Three finalists have been chosen in the competition to build the sculpture at the police substation in Three Springs. The final selection will be announced next week. The winning artist then will have several months to complete his piece before installing it this summer.
The artists presented their work to the public for comment Monday at the Durango Public Library.
The finalists are:•Preston Parrott is primarily a self-taught metal sculptor who lives near Durango. His untitled piece was designed as a community marker or a navigational point within Three Springs and a symbolic reminder of the community's interdependence with our public services.
The exterior is four curved sides of patinated steel. The core of it is made of copper-plated perforated metal. The outer structure resembles a flame, symbolizing an "eternal flame," the constant support the police department provides.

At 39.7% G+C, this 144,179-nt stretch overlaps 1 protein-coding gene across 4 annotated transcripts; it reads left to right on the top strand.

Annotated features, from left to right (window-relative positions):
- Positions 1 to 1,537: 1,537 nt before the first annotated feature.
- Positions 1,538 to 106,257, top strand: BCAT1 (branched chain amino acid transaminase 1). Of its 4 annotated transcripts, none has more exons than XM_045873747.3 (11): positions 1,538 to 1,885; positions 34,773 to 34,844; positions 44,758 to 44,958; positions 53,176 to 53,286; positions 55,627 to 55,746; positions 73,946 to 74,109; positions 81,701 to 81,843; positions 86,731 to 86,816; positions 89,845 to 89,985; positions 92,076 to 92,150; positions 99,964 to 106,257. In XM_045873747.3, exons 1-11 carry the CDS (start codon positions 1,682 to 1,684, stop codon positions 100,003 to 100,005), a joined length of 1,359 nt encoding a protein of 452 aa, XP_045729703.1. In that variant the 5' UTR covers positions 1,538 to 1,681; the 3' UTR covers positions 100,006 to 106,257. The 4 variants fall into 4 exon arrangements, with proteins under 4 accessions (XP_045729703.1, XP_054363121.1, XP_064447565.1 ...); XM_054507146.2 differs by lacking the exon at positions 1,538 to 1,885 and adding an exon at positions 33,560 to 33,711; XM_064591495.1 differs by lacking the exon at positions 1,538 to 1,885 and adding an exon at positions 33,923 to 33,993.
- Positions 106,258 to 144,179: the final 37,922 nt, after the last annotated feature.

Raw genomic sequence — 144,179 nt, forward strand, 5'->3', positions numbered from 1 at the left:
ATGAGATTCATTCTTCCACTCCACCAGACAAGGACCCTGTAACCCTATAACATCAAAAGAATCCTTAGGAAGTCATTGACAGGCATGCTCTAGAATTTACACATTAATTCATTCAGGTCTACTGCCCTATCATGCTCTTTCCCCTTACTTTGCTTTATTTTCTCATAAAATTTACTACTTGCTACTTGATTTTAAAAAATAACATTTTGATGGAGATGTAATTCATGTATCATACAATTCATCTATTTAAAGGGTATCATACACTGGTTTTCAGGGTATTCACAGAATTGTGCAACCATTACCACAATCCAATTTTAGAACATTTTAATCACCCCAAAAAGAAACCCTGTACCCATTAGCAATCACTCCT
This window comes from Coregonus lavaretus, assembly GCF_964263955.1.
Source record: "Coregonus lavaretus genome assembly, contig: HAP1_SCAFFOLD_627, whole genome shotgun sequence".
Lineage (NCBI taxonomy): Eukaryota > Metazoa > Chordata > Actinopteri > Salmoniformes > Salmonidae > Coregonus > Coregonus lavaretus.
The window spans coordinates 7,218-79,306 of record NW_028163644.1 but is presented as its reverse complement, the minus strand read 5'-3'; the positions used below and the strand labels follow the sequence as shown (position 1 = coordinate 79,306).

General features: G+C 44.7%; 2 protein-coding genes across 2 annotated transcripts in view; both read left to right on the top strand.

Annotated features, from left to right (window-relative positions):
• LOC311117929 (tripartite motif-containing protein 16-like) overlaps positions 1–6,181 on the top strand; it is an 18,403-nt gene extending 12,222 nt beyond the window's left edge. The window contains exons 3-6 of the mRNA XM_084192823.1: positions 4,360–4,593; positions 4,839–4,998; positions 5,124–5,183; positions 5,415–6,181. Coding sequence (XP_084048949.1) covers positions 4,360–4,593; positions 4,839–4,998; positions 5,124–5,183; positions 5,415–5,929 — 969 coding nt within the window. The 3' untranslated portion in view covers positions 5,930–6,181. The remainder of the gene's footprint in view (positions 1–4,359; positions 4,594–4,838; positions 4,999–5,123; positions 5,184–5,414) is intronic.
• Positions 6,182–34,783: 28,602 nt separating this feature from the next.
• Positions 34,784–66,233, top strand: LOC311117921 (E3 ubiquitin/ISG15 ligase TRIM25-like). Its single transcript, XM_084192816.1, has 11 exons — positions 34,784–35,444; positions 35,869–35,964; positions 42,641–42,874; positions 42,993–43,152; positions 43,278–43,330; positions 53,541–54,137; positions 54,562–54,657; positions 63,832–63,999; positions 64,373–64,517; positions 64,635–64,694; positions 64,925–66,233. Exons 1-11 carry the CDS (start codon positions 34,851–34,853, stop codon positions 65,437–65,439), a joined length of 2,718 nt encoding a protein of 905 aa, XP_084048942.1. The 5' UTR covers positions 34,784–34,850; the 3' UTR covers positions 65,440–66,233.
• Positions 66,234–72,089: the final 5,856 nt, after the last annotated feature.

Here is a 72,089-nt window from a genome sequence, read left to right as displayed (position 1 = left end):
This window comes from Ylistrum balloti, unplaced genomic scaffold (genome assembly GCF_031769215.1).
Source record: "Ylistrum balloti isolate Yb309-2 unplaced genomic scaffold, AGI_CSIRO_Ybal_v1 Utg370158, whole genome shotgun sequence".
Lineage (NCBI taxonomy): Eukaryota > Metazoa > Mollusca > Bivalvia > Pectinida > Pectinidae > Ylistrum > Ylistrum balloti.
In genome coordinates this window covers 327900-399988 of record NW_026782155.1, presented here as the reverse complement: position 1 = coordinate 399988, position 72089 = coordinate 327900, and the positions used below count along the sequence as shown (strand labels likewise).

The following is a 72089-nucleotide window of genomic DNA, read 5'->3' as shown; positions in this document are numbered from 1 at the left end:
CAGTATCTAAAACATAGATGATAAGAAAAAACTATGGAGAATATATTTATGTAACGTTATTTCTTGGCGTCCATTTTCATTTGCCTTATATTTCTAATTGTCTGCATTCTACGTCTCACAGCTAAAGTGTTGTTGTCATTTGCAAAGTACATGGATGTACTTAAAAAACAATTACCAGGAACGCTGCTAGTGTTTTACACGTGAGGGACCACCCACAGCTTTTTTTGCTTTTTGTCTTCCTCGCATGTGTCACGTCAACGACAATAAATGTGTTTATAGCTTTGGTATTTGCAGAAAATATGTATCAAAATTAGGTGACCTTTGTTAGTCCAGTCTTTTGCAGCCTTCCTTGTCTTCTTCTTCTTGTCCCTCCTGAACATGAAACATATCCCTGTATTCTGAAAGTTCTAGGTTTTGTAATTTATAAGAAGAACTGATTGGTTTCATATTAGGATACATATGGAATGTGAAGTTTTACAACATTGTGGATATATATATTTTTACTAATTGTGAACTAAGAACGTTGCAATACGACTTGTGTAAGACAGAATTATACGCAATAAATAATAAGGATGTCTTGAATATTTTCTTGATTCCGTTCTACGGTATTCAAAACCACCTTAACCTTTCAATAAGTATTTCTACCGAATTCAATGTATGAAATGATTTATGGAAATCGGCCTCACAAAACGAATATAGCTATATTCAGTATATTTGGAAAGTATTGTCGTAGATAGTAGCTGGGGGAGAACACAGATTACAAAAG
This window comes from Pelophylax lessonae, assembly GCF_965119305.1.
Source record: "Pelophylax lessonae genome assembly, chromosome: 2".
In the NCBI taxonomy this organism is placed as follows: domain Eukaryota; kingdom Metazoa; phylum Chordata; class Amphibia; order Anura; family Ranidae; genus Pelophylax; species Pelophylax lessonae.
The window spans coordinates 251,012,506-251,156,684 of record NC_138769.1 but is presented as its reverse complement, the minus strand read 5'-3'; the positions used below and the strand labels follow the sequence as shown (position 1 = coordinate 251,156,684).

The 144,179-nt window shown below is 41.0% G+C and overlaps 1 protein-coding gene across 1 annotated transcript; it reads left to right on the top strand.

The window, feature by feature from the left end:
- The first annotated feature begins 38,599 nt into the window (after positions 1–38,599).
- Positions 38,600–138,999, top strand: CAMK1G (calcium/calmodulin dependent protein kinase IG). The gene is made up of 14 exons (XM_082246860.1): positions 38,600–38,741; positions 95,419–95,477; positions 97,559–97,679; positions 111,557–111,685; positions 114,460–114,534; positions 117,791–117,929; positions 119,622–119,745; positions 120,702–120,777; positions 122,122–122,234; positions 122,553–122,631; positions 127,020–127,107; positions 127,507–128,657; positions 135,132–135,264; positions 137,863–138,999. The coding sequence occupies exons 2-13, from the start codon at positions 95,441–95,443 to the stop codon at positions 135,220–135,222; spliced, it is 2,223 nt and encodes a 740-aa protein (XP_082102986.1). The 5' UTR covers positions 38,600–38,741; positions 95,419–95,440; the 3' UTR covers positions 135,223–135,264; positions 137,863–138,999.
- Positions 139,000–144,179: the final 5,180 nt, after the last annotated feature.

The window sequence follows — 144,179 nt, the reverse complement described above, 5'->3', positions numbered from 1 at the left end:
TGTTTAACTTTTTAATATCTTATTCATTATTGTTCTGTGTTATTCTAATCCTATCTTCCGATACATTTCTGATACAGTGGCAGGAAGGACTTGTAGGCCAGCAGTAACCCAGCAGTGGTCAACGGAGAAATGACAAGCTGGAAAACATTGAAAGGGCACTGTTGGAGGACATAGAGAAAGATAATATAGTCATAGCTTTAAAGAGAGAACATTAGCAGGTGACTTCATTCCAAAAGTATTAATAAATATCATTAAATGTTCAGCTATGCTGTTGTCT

•James Van Liere is a structural engineer from Pagosa Springs. His piece is titled "The Icosa Peace Tower" and is designed to be a focal point. It is based on the work of Buckminster Fuller, the father of the geodesic dome. The icosahedron consists of six, chrome-plated pipes and 24 cables connected so all the pipes are in compression and all the cables are in tension. The equalization of the forces is analogous to a harmonious world in balance. The icosahedron is free to rotate on the shaft, resulting in a changing pattern of reflected sunlight.
•Kelly Hurford is an artist from Bayfield. His piece, titled "Even in the Hardest of Times, Life Will Grow" is a massive daisy made of reclaimed steel and standing 13 feet high. A bee, fabricated from pipe fittings and crusher screen, rests on the flower's pollen. The stem is a 4-inch pipe that was reclaimed from an oil field, and the back of the piece was constructed from a 55-gallon drum.
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